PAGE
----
Every couple of weeks I sing with an evensong chorale, singing Gregorian chant and other liturgical music for a meditation service at one of our local churches. The whole experience is deeply spiritual for everyone who comes, including (and especially) the singers. Over the past few years we have focused on how to collaborate on a level that befits the experience we are trying to generate for the congregation. And it really comes down to sustaining flow.
Our director Alison Nixon, who thinks a lot about these things, usually has some wisdom to impart to us each week. On Sunday she said this:
“When you are singing you need to listen to others in much greater proportion than you are listening to yourself. Probably on the scale of 80 percent listening to others and 20 percent listening to yourself. That way you connect more fully with what is going on around you and the choir comes together.”
This small direction created a remarkable change in what we were doing on Sunday which was Mozart’s Ave Verum Corpus (.mp3; not us!). When a choir is learning a new piece, people can be so into their own parts that nothing comes together. But choral music is all about the unity of voices, and so it will never work unless the parts blend. Only by listening outside of ourselves can we give attention to the whole.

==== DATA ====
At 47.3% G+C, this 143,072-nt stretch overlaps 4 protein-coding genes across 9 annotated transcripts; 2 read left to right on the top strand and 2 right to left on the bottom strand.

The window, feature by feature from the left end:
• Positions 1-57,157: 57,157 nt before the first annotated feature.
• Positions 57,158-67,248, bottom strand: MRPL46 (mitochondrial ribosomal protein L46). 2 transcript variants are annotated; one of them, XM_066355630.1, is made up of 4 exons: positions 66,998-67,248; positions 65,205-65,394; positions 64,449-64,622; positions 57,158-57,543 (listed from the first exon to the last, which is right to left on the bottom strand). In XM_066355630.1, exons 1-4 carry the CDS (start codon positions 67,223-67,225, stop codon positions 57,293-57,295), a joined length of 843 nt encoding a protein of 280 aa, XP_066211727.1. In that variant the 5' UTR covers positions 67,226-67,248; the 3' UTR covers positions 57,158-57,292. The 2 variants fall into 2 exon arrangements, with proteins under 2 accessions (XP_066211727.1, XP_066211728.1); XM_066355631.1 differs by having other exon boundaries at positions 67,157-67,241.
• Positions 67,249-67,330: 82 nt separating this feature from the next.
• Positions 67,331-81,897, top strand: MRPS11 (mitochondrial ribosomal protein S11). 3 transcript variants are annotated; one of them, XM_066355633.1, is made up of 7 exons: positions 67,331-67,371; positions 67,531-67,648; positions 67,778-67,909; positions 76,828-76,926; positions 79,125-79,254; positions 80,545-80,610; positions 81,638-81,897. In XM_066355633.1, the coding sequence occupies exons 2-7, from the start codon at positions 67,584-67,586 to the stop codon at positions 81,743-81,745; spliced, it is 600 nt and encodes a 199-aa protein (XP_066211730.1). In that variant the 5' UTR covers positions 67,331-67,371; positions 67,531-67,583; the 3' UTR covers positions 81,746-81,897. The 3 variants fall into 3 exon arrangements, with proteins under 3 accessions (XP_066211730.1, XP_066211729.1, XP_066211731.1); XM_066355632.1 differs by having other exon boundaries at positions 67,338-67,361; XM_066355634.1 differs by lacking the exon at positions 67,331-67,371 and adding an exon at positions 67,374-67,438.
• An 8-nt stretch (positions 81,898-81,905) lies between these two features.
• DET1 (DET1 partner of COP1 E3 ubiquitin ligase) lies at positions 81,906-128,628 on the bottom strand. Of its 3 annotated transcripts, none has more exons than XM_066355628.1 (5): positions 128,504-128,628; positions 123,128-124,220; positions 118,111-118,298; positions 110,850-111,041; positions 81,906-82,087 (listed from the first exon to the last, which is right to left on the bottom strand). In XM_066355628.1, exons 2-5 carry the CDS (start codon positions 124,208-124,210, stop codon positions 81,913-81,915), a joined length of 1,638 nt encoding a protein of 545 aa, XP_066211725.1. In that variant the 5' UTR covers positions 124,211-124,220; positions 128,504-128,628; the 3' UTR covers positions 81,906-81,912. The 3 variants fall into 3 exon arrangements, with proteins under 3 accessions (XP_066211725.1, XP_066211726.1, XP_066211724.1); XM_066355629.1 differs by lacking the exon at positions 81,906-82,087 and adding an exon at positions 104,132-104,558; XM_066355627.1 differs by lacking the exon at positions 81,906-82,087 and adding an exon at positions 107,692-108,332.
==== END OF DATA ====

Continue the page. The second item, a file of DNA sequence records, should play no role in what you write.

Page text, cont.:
Music is a great practice field for exploring what it means to bring a particular individual mastery to a collaborative project. Mastery of a particular set of skills is useful in a collaborative environment only if one also has a sense of how to fit those skills into a bigger whole, so that instead of eight voices, there is only one sound.